Australian Women's Register

An initiative of The National Foundation for Australian Women (NFAW) in conjunction with The University of Melbourne

Skip to content

Use Trove to find more resources by/about this Organisation

  • Trove

International Humanitarian Law, Australian Red Cross

Summary

As the International Committee of the Red Cross has been the 'guardian' of the Geneva Conventions on armed warfare, International Humanitarian Law is the basis of the International Red Cross and Red Crescent Movement. As a result, Australian Red Cross national Presidents and other leading women, such as Philadelphia Robertson, have been prominent in this field and in international conferences of the Red Cross and Red Crescent movement.

Details

As 'guardian' of the Geneva Conventions, national Red Cross and Red Crescent Societies, along with government signatories, have had a unique mandate to disseminate these laws to the community. The dissemination of International Humanitarian Law has therefore been a core function of the national office of the Australian Red Cross, which responds to changes in these laws and protocols, as in the 1970s. In 1978, the Australian Red Cross formed a National Dissemination Committee, and both State and national committees, were particularly active from the 1980s. From this grew the national Department of International Humanitarian Law.

Dissemination has changed according to the Geneva Conventions in place, and the status of the Australian Red Cross. The Australian branch was first constituted as a branch of the British Red Cross Society in accordance with the 1906 Geneva Conventions. In 1919 the Australian Red Cross was accepted as a member of the new League of Red Cross Societies, with Lady Helen Munro Ferguson offering the highest support through her attendance the following year. In 1927 the Australian Red Cross became independent and recognised as such from the International Committee of the Red Cross. In 1938 the Geneva Conventions of 1929 were ratified by the Australian Government, and in 1957 the Geneval Conventions of 1949 were ratified by the Australian Government. The international treaties currently at the heart of International Humanitarian Law are the four 1949 Geneva Conventions and their two Additional Protocols of 1977. In the 1980s, expert national and divisional committees were formed in International Humanitarian Law, reporting to the relevant executive committees. The statute of the International Criminal Court, which has the power to act on International Humanitarian Law, came into effect in July 2002.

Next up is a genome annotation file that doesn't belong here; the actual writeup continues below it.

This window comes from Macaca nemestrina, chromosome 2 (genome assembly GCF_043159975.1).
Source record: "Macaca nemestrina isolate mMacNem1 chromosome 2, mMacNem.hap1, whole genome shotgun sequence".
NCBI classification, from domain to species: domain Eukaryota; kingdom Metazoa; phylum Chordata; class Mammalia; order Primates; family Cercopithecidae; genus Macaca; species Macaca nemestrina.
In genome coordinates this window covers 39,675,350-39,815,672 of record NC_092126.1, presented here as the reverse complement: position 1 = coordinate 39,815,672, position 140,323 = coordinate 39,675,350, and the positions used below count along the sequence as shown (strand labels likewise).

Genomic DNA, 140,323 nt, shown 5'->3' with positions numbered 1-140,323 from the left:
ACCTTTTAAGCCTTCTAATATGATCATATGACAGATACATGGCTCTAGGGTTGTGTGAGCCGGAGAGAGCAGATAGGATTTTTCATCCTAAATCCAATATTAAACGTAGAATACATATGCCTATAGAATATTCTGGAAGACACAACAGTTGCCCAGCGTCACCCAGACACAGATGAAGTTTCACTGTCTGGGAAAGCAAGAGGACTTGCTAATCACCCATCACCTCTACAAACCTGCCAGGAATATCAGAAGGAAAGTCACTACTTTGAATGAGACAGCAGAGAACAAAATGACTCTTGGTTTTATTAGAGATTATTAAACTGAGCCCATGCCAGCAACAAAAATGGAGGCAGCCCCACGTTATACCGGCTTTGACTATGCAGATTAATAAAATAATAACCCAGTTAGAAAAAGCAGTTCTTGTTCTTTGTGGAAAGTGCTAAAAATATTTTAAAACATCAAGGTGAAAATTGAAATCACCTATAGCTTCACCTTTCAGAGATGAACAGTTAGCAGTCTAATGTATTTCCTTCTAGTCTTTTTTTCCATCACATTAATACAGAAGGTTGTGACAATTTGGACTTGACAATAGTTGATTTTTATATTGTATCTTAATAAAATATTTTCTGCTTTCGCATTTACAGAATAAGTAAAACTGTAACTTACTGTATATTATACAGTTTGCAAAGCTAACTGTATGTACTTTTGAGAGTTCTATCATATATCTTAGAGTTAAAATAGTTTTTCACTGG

International Humanitarian Law, also known as the law of war, aims to limit the suffering of victims of armed conflict and prevent atrocities. International Humanitarian Law also protect those who are not, or are no longer fighting and restrict the means and methods of warfare.

Related entries

Superior

Related Women

Archival resources

The University of Melbourne Archives

  • Annual Reports of the Australian Red Cross Divisions and Blood Service, 1914 - 2007, 2015.0029 (NO26); Australian Red Cross, National Office; The University of Melbourne Archives. Details
  • Annual Reports of the Australian Red Cross, National Office, 1914 - 2009, 2015.0027 (NO13); Australian Red Cross (1914 - ), Australian Red Cross, National Office; The University of Melbourne Archives. Details

Penny Robinson

Site-wide information and acknowledgements

National Foundation for Australian Women The University of Melbourne, eScholarship Research Centre

© Copyright in The Australian Women's Register is owned by the Australian Women's Archives Project
and vested in each of the authors in respect of their contributions from 2000

http://www.womenaustralia.info/biogs/AWE0721b.htm

The Australian Women's Register is licensed under a
Creative Commons Attribution-NonCommercial-NoDerivs 3.0 Australia License

The Australian Women's Register is published quarterly by the Australian Women's Archives Project
ISSN 2207-3124